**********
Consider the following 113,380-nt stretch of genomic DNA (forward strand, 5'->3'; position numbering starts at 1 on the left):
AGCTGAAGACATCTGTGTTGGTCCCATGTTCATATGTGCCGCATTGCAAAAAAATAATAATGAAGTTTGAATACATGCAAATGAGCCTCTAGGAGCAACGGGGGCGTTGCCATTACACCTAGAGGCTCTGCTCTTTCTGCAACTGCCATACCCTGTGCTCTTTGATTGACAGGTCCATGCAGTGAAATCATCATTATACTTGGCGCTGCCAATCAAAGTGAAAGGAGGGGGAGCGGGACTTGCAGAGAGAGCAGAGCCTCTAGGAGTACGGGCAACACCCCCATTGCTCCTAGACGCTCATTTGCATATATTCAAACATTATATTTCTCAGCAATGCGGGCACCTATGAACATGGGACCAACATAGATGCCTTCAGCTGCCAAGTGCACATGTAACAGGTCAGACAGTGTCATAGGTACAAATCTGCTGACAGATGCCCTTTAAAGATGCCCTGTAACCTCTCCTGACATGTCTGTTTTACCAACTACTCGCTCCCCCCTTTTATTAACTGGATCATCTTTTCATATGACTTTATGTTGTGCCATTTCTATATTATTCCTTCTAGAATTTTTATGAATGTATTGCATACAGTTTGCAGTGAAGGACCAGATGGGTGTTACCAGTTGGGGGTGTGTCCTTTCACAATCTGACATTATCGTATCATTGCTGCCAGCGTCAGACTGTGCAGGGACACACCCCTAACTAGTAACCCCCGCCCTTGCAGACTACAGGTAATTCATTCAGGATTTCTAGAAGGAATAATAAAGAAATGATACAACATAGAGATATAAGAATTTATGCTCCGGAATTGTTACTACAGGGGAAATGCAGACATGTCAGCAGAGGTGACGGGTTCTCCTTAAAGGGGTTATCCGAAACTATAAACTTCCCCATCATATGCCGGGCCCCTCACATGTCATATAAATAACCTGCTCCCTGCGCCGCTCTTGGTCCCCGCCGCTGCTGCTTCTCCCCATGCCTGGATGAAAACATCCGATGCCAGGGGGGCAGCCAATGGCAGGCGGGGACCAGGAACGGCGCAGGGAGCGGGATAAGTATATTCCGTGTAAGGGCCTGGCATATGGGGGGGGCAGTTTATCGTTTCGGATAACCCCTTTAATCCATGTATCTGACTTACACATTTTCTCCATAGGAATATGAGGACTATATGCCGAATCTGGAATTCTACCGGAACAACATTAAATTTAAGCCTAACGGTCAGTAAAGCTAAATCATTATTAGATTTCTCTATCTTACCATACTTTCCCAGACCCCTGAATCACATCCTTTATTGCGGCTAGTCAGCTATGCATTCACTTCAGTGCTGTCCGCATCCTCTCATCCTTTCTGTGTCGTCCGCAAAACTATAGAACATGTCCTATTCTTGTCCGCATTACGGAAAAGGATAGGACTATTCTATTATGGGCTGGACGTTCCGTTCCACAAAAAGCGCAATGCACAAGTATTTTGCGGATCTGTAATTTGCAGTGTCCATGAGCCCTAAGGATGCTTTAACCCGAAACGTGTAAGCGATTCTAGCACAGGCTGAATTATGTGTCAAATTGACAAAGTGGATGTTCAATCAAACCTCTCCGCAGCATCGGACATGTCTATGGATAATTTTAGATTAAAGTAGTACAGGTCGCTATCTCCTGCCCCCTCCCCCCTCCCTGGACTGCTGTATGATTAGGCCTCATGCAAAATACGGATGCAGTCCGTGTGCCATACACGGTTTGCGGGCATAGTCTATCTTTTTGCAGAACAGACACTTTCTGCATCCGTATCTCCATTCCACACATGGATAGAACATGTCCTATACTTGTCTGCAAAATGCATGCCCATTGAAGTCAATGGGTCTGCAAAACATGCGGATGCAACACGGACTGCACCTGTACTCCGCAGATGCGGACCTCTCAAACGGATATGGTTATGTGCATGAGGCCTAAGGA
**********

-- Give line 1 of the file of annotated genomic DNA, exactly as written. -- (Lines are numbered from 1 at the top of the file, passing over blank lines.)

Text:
Consider the following 113,380-nt stretch of genomic DNA (forward strand, 5'->3'; position numbering starts at 1 on the left):